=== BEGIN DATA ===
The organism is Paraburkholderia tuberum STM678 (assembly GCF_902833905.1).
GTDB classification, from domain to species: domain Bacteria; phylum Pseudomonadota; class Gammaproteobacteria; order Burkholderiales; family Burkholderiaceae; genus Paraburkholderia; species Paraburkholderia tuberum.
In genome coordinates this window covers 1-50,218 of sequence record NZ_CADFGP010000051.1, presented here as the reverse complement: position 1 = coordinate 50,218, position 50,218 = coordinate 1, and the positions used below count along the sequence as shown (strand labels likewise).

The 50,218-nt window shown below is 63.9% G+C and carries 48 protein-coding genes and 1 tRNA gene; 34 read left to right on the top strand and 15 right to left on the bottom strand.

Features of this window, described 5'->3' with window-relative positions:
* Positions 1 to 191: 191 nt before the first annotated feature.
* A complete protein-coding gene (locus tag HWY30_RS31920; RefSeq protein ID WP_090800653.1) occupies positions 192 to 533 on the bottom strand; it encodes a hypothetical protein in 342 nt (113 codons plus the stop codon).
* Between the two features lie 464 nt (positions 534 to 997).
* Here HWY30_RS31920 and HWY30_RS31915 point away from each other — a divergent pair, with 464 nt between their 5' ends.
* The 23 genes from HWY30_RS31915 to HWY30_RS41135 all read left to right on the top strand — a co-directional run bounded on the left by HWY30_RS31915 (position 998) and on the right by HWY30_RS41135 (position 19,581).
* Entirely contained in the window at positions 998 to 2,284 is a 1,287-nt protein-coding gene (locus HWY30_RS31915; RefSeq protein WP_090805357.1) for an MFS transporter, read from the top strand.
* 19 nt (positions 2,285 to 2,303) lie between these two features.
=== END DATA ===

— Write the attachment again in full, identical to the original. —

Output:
The organism is Paraburkholderia tuberum STM678 (assembly GCF_902833905.1).
GTDB classification, from domain to species: domain Bacteria; phylum Pseudomonadota; class Gammaproteobacteria; order Burkholderiales; family Burkholderiaceae; genus Paraburkholderia; species Paraburkholderia tuberum.
In genome coordinates this window covers 1-50,218 of sequence record NZ_CADFGP010000051.1, presented here as the reverse complement: position 1 = coordinate 50,218, position 50,218 = coordinate 1, and the positions used below count along the sequence as shown (strand labels likewise).

The 50,218-nt window shown below is 63.9% G+C and carries 48 protein-coding genes and 1 tRNA gene; 34 read left to right on the top strand and 15 right to left on the bottom strand.

Features of this window, described 5'->3' with window-relative positions:
* Positions 1 to 191: 191 nt before the first annotated feature.
* A complete protein-coding gene (locus tag HWY30_RS31920; RefSeq protein ID WP_090800653.1) occupies positions 192 to 533 on the bottom strand; it encodes a hypothetical protein in 342 nt (113 codons plus the stop codon).
* Between the two features lie 464 nt (positions 534 to 997).
* Here HWY30_RS31920 and HWY30_RS31915 point away from each other — a divergent pair, with 464 nt between their 5' ends.
* The 23 genes from HWY30_RS31915 to HWY30_RS41135 all read left to right on the top strand — a co-directional run bounded on the left by HWY30_RS31915 (position 998) and on the right by HWY30_RS41135 (position 19,581).
* Entirely contained in the window at positions 998 to 2,284 is a 1,287-nt protein-coding gene (locus HWY30_RS31915; RefSeq protein WP_090805357.1) for an MFS transporter, read from the top strand.
* 19 nt (positions 2,285 to 2,303) lie between these two features.